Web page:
Summer internships shine in tight job market

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Just as it gets cold, it's time to start thinking about summer.

Employers are showing up at college campuses as early as fall, recruiting not just for full-time entry-level positions but coveted summer internships. And while an internship always enhances any resume, it has also become a serious gateway to receive a job offer post graduation.

"Many employers are looking to internship programs as a feeder to their hiring," said Marcia Harris, director of career services at the University of North Carolina. "So if they find someone who's sharp, that slot no longer exists when graduates go to search for jobs."

One reason that employers now are concentrating on internships is a so-called "war for talent."

In the next few years, Baby Boomers, born between the years 1946 and 1965, will begin to retire en masse, opening a spate of new positions for today's graduates. The need for replacements will be especially acute in certain industries such as energy, education, health care and government, which can't outsource its labor.

"You can't move a power plant to India," said Phil Gardner, director of the Collegiate Employment Research Institute at Michigan State University.

So while major financial-services firms have long utilized the summer internship as a way to "test drive" students before hiring them, now companies such as utilities are doing the same.

And the pressure is on since the number of students studying computer science, accounting and engineering -- some of the most sought-after skills today -- has dwindled.

"A company asked me yesterday to see how many computer science majors we have and I was shocked at how few there were," said Darby Scism, who took over as director of the career development center at Loyola University Chicago four months ago.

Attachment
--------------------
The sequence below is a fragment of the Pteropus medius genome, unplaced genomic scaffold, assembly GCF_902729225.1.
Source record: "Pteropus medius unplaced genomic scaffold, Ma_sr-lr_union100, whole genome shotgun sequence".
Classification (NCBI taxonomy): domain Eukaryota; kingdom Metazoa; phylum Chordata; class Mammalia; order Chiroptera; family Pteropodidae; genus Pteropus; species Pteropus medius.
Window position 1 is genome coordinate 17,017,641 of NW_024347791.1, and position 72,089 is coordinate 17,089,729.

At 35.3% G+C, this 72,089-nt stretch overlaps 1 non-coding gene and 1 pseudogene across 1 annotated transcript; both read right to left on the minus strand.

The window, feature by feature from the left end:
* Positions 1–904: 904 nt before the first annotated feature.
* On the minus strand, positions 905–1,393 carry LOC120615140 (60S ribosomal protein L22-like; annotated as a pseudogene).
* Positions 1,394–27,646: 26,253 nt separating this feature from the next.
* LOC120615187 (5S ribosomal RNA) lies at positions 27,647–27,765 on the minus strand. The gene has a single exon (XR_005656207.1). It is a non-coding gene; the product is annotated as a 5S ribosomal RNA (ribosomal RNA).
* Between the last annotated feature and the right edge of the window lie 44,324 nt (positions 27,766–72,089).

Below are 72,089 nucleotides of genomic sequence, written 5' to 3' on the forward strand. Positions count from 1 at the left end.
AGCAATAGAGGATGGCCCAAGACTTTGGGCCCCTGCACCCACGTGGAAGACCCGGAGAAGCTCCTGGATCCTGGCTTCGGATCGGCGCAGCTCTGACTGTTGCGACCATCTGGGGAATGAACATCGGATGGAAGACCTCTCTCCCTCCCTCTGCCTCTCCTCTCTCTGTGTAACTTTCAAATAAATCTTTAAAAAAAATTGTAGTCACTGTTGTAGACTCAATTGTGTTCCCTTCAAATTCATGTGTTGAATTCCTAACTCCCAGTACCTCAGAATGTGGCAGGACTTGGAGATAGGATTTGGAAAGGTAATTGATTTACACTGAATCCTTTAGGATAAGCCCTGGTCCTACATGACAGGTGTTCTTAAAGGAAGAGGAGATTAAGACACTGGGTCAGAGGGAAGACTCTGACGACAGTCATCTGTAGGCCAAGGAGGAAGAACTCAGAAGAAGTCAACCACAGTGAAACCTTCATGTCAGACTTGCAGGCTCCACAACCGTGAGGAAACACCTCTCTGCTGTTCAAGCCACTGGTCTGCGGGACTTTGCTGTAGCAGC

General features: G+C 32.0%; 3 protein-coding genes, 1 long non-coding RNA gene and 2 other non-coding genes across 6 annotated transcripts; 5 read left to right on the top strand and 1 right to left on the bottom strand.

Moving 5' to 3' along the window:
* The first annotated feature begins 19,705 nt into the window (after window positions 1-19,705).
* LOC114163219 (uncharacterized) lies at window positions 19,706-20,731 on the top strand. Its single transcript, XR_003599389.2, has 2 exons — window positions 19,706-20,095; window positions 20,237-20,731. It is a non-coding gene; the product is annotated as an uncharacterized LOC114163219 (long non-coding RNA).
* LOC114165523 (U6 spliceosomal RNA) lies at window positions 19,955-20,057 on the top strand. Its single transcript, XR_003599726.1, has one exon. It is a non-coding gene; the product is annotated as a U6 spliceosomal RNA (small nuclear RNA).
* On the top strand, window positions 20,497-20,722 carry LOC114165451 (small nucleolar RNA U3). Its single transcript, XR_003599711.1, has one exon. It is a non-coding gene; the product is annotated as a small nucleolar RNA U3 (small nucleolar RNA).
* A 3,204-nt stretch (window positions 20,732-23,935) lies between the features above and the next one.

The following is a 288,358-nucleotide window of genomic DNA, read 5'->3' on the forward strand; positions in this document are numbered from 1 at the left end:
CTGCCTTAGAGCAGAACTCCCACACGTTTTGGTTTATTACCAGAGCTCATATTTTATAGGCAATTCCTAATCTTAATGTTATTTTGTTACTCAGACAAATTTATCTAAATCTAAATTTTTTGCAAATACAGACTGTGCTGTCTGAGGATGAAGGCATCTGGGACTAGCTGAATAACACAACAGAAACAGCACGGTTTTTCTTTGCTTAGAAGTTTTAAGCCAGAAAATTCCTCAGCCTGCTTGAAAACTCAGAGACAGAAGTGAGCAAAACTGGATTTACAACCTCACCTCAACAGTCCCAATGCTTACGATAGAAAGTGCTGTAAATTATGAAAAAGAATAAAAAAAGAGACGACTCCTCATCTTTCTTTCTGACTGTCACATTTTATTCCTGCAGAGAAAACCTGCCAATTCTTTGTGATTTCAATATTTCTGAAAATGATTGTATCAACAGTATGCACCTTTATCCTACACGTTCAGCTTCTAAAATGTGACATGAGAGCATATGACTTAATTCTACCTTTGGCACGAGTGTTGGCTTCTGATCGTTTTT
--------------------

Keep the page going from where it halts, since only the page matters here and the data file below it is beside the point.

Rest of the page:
Exelon Corp., an energy company based in Chicago, is one of those employers hankering for talented students. Over the past few years, Exelon has doubled the number of interns it welcomes from 40 to 80.

"We are trying to position ourselves as the employer of choice because when we compete for engineers, human resource talent and accountants, we're competing not just with other companies in our industry but other Fortune 500 companies," said S. Gary Snodgrass, chief human resources officer at Exelon.

All of this, of course, puts students in an advantageous spot.

"If you study accounting, employers are almost knocking on your door," said Scism.

Even so, university career advisers and employers alike say that regardless of the labor market, finding the right internship still requires effort. Here's what to do:

Start early

While the majority of employers don't start filling internships until January, companies in competitive industries, such as financial services, arrive on campus as early as September or October.

As a result, if you haven't submitted your resume to your university career center, do so now. Even if you have no desire to crunch numbers at a major accounting firm, you'll gain access to all internship postings.

"There's a United Nations internship we just learned about yesterday, and the deadline to apply is Nov. 10," said Harris of UNC. "But students who aren't registered with us won't hear about this great opportunity."

Plus, the earlier you visit the career center, the more time you have to get help with drafting a resume and identifying career interests.

Hone your search

The easiest way to find an internship is to go directly to the company's Web site.

If you don't have a specific list of companies, head to your school's career and internship fairs, many of which take place at the start of the year. Also, talk with professors, alumni and upperclassmen for their input.

Finally, look online. Many companies list internship opportunities on the Web, said Randall Hansen, founder and publisher of QuintCareers.com. He recommended the following sites: www.collegecentral.com, www.internjobs.com and www.internweb.com.

Keep perspective

If after doing your homework, you don't like your internship, don't panic. Though it's nice to walk away with a job, the real point is to gain experience, as well as explore a variety of work environments before committing to a full-time job.

Plus, said Exelon's Snodgrass, "We couldn't put all our eggs in one basket. And we never will."

E-mail Carolyn Bigda at yourmoney@tribune.com.

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